Historic Pelham

Presenting the rich history of Pelham, NY in Westchester County: current historical research, descriptions of how to research Pelham history online and genealogy discussions of Pelham families.

Tuesday, November 13, 2007

Construction of the Highbrook Avenue Stone Arch



Though each day hundreds of Pelham residents pass beneath the Highbrook Avenue stone arch over which the New Haven Line tracks pass, few residents know of its engineering significance. Today's posting to the Historic Pelham Blog provides a photograph of the arch when it was under construction in the mid-1890s and a transcription of excerpts from an early 20th century engineering text describing its significance.


Source of Photograph: French, Arthur W. & Ives, Howard C., Stereotomy, Fig. 42 facing p. 78 (NY, NY: John Wiley & Sons, 1902).

I previously have written about the Pelham Arch. That posting, published on May 24, 2007, also provided a diagram of the arch. See Thursday, May 24, 2007: The New Haven Line Stone Arch Above Highbrook Avenue.

The "Pelham Arch" as the Highbrook Avenue stone arch has been known, is an example of a "five-center stone arch" built by use of the "stereotomy" process to cut the stones used to build the arch. Stereotomy involves the cutting of stones from rough blocks so that when the cut stones are assembled together they will form a predetermined whole. According to one source, the process consists of three distinct parts: "first, the construction of the projections of the structure on as large a scale as convenient; second, the proper division of the structure into blocks and the obtaining of the directing instruments used to cut the blocks; third, the proper order of the application of the directing instruments to obtain the best results." Id., p. 22.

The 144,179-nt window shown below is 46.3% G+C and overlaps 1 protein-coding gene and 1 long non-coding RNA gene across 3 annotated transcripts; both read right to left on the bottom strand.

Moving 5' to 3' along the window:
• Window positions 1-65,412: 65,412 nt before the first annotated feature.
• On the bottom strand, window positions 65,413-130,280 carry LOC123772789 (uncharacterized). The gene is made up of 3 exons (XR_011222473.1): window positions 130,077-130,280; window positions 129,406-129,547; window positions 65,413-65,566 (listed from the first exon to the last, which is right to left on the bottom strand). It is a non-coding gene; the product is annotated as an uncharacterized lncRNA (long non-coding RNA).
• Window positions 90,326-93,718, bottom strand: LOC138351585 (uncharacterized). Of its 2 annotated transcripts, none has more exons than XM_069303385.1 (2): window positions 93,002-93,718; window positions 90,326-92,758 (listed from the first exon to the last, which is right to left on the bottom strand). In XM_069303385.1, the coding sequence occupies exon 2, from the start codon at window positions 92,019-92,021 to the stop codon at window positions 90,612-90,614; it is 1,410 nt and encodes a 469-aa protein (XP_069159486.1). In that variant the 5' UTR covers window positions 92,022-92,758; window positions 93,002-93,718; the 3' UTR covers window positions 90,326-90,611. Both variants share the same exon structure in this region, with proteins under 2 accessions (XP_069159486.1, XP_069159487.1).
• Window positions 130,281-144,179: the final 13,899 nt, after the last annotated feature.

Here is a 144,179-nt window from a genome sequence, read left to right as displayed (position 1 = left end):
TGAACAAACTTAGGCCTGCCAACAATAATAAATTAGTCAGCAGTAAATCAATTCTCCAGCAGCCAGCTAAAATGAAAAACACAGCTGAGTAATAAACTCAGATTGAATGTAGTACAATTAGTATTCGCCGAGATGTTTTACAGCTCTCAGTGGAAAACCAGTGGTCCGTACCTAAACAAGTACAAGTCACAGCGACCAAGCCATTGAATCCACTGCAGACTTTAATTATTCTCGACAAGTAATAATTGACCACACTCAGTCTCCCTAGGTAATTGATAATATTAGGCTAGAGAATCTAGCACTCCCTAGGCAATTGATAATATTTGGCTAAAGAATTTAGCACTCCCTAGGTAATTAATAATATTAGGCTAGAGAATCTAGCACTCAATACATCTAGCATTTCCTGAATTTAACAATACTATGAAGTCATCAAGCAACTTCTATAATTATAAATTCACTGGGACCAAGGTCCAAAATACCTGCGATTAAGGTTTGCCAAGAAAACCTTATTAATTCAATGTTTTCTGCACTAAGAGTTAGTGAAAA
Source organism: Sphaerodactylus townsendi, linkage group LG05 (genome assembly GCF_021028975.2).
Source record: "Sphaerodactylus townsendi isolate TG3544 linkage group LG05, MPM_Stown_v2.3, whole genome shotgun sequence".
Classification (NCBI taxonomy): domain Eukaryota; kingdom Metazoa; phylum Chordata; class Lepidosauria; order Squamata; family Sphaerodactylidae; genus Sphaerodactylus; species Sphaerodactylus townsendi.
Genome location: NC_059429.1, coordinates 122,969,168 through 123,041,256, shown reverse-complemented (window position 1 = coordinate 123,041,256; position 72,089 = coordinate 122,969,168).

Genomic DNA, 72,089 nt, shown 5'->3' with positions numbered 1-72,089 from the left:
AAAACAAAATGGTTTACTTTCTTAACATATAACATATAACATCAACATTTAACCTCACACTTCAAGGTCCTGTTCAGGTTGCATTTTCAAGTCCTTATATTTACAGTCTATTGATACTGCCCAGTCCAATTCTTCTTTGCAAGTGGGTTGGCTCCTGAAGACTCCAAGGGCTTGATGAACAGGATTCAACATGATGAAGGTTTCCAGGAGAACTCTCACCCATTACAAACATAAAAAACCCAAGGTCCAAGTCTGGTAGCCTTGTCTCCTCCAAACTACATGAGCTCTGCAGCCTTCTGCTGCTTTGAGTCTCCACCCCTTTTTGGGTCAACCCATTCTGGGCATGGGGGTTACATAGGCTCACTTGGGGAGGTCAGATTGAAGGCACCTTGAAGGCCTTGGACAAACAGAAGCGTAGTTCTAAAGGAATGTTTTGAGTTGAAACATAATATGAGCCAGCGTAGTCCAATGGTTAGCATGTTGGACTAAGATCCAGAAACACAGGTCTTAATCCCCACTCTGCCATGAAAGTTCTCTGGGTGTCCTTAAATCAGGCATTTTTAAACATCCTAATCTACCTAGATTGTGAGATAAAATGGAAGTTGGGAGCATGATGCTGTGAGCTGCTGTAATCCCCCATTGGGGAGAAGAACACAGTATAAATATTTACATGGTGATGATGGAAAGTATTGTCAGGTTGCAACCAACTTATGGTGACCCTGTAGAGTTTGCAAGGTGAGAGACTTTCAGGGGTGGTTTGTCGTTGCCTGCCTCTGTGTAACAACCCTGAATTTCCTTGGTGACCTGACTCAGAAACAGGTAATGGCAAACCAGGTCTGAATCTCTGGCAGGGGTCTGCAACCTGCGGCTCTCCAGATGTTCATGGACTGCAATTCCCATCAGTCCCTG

What follows are excerpts from the same text regarding the arch:

"103. Example. -- An excellent example of a five-center stone arch is one built at Pelham, N.Y. (formerly Pelhamville), on the N.Y., N.H. & H.R.R. An illustration of this arch is given in Fig. 42 and Art. 11, with a brief description taken from the Eng. News of Jan. 17, 1895, vol. xxxiii. p. 34."

Source: Id., p. 55.

"FIG. 42. -- THE PELHAM ARCH.*

142. This arch is located on the New York Division of the New York, New Haven & Hartford R. R., at Pelham, N.Y. (formerly Pelhamville). It is a five-center arch of 40 ft. span, with a rise of 10 ft. The intrados corresponds closely to an ellipse, the radii of the three arcs being respectively 5 ft. 7 1/4 in., 20 ft., and 40 ft. A joint was placed at each change of curvature. The geometry of the oval was given in a previous problem (ยง 105.) The sheeting and ring stones were all cut in the quarry. The joints are 1/4 in. The surface of the ring stones is rock-faced, with no projections exceeding 1 1/2 in., with a 1 in. chisel draft along the edges. The intrados is bush-hammered. The stone is gneiss, with the exception of the keystones and coping, which are of Connecticut granite and bluestone.

By a careful inspection of the figure many points on construction may be gained.

* Eng. News, 1895, xxxiii. 34. Photograph from Mr. H. B. Seaman, M. Am. Soc. C. E."

Source: Id., p. 78.

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